For years I battled depression and anxiety, quietly and on my own. I looked at others who were struggling and always thought that they had it worse than me. That I wasn’t actually sick, I was just lazy and stupid. I didn’t admit to myself that I had an illness and put my hand up and ask for help. The result was that I suffered for a lot longer and possibly a lot deeper than I really needed to. Of course this is awfully easy to see in hindsight. Over the years I have wondered if I had a second chance, what would I change?
Stephen Fry says in his documentary “The Secret Life of the Manic Depressive”, that he wouldn’t take away his illness if he had the option. He believes that it makes him who he is, contributes to his creativity and his passion. I admire Stephen and often think about what would it be like living without bipolar. Living without the deep lows and the exhilarating highs. I’m not sure that I know the answer yet.
What I know now, is that if I found myself suffering from intense psychological pain, feeling like I was worthless, stupid and ugly. Doing odd little behaviours like washing my hands all of the time. I’d like to think that the second time around, I would do one thing completely differently. I would put my hand up and ask for help. I would talk about how I felt and reach out to anyone who would listen. Most importantly, I’d Be brave and tell them how I was feeling, the good and bad as well as the highs and lows. Lastly, I would choose to stretch past my shame of being broken and I say, ‘enough is enough.’ I would seek help.
Seeking help, scary as it is, requires more than making a decision to. It requires you to admit that you have a problem, that what you are feeling and experiencing is unproductive or unhelpful. This is not an easy thing to do. Depression in particular likes to tell you that you are a waste of space, that you are hopeless and ugly. It also tells you that you are not worth saving, not worth helping, not really sick, just stupid and pointless.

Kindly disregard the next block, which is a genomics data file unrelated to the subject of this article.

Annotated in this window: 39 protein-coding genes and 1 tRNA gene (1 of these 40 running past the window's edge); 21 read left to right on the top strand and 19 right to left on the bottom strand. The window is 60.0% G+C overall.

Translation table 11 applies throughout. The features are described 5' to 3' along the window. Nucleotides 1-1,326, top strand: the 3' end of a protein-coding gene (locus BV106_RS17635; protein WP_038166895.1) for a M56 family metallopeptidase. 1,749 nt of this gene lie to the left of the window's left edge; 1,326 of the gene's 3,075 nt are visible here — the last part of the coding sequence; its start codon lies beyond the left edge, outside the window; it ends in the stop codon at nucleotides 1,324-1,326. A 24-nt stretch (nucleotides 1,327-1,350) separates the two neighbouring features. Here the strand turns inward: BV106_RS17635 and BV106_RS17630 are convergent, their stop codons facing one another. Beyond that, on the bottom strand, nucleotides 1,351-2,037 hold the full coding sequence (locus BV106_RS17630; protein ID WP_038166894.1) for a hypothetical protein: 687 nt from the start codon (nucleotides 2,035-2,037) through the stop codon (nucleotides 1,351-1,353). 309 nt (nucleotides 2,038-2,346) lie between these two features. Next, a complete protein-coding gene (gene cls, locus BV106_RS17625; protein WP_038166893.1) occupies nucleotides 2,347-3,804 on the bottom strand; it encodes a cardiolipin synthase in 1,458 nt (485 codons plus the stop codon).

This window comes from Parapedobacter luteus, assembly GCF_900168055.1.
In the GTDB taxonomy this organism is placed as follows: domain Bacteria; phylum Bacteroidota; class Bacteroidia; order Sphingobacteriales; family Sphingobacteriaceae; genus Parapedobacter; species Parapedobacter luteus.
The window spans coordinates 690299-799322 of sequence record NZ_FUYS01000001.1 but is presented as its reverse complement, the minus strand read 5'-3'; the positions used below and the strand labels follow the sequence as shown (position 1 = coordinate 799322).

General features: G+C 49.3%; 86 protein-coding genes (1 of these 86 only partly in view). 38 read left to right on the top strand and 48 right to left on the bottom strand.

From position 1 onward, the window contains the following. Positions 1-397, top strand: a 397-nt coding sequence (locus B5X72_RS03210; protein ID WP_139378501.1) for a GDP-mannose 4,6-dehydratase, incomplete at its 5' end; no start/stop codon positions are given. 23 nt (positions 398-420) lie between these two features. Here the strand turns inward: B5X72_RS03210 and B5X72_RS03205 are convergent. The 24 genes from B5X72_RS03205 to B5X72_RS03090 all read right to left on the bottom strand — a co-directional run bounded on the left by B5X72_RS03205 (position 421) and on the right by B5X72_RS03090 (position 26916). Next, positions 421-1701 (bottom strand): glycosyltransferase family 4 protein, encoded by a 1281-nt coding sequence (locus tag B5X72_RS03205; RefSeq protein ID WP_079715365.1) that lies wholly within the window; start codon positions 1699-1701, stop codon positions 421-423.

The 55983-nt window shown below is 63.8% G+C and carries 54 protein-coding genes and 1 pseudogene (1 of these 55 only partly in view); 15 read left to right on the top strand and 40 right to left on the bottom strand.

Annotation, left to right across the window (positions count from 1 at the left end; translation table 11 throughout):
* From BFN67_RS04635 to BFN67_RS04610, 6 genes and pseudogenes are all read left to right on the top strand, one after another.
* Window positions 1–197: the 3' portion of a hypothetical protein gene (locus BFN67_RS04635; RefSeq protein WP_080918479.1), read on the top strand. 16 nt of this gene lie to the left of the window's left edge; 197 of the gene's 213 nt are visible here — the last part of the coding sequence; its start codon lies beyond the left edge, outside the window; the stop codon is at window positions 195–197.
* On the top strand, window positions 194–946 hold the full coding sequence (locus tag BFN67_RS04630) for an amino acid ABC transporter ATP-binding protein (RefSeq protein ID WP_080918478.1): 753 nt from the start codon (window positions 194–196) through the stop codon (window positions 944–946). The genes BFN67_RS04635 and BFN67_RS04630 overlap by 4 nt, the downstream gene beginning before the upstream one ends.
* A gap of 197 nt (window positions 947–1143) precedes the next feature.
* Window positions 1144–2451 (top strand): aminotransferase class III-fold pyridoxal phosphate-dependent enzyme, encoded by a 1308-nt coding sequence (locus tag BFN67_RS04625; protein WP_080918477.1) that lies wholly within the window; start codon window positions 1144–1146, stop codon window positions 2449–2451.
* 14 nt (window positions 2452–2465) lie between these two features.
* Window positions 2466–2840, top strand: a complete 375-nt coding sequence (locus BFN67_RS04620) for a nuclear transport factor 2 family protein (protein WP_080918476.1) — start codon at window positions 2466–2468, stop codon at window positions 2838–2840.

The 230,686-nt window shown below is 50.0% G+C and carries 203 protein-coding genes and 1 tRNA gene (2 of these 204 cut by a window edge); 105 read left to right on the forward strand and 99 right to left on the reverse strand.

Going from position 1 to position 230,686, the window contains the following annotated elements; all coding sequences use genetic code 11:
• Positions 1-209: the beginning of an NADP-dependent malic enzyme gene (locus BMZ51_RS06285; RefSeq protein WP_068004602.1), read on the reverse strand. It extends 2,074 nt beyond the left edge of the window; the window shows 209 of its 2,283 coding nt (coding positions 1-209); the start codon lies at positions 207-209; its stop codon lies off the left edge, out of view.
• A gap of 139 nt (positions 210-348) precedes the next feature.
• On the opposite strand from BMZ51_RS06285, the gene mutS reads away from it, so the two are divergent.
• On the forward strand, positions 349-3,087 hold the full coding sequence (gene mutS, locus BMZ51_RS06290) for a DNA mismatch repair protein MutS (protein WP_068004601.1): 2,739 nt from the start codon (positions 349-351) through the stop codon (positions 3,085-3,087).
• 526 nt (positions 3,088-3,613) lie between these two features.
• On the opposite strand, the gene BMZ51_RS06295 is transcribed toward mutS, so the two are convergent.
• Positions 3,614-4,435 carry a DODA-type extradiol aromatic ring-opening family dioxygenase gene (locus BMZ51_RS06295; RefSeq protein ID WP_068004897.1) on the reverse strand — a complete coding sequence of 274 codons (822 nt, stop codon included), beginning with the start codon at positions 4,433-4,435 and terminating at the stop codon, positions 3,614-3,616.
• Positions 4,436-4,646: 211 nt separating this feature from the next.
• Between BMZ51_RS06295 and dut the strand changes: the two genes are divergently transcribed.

The question remains, how do we know what is real and what is just an illusion brought on by our illness?
If you feel that you are hopeless or that life is not worth living, that you cannot experience joy or am unable to have fun. Maybe you find it difficult to get up in the morning or struggle to sleep at night. Perhaps your social circle has become really small and you feeling more and more isolated. If this is the case, it might be time for you to do a mental health check up.
The K10 is a simple questionnaire designed to provide you with a quick way of assessing your current state of mind. I don’t see it as a diagnostic tool, more a way to check in on your mental health state particularly around anxiety and depression.
Whilst the K10 won’t give you all the answers, It will give you are place to start. If you feel that depression is a possibility, there is something you can do. So, Reach out, do a K10, get your answer, and then be brave. Put up your hand and ask for help, it’s possibly the most important thing you will ever do.
You can take the K10 at Beyond Blue – Anxiety and depression checklist (K10)